Exploring the political economy of everyday life on the Costa Rican frontier from agrarian reform to the pineapple boom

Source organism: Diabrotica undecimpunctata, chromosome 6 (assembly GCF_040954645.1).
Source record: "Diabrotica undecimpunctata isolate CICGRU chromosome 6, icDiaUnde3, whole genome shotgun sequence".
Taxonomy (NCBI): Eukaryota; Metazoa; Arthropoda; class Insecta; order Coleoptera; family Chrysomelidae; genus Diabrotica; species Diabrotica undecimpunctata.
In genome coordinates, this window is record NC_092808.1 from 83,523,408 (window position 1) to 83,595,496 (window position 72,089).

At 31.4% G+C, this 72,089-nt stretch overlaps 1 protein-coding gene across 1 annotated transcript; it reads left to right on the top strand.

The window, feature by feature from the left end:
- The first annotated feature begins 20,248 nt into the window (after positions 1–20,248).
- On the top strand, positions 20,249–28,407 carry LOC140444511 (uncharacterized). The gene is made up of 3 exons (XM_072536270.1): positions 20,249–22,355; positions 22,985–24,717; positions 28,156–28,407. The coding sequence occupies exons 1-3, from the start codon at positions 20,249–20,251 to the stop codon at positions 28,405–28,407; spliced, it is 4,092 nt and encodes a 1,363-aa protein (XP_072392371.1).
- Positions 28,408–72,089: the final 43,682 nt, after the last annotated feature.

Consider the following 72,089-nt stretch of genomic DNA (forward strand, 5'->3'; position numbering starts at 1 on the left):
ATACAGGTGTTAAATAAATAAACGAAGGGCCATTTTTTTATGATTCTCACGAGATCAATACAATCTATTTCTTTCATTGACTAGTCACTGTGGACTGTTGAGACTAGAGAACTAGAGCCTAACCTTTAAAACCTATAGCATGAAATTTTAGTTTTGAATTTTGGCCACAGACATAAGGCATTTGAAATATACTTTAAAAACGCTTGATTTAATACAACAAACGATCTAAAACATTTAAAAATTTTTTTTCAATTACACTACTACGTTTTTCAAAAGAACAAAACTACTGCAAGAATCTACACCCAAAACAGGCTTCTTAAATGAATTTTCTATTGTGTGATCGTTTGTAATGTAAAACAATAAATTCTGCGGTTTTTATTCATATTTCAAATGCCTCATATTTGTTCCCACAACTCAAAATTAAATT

The focus of this dissertation is to understand the process and implications of capitalistincorporation and agrarian change in the frontier region of Northern Costa Rica within the San Juan-La Selva Biological Corridor. Within this larger narrative the analysis focuses on three major themes: agricultural intensification, migration dynamics and family farmers. Data utilized in this analysis includes: community workshops, 35 interviews with government officials, agribusinesses, producer organizations and large landholders, a randomized household survey of 139 households, grey literature, census data and extended participant observation. Key findings are as follows: Structural adjustment reforms have driven a trend of agricultural intensification through the expansion of pineapple, which has led to homogenization of the agricultural matrix’s land cover. Pineapple expansion has also increased regional economic dependency on large agribusinesses, created incentives for land turnover, and has drawn labor migrants. These parallel social-ecological changes caused by the expansion of pineapple, undermine the biodiversity of the agricultural matrix and do not facilitate development of the agricultural sector in a way that is inclusive of the diversity of farmers present in the study region. Migrants to this region are largely marginalized populations with low socio-economic indicators of wealth and quality of life. International and internal migrants have come in two general waves; early migrants were seeking land and later migrants were seeking labor opportunities. The earliest migrants in the eldest life stage are faring the worst on the frontier and have not been able to capitalize on their land resources to tangibly improve their quality of life. The family farmer is in peril in this landscape and is primarily participating in traditional domestic markets. Collective organization and state help are critical factors that allow family farmers to persist and prosper in the political economic and eco-regional context of the frontier. This dissertation provides a model to inform future analysis of coupled human-ecological systems that accounts for social, political and ecological change as coupled parallel processes.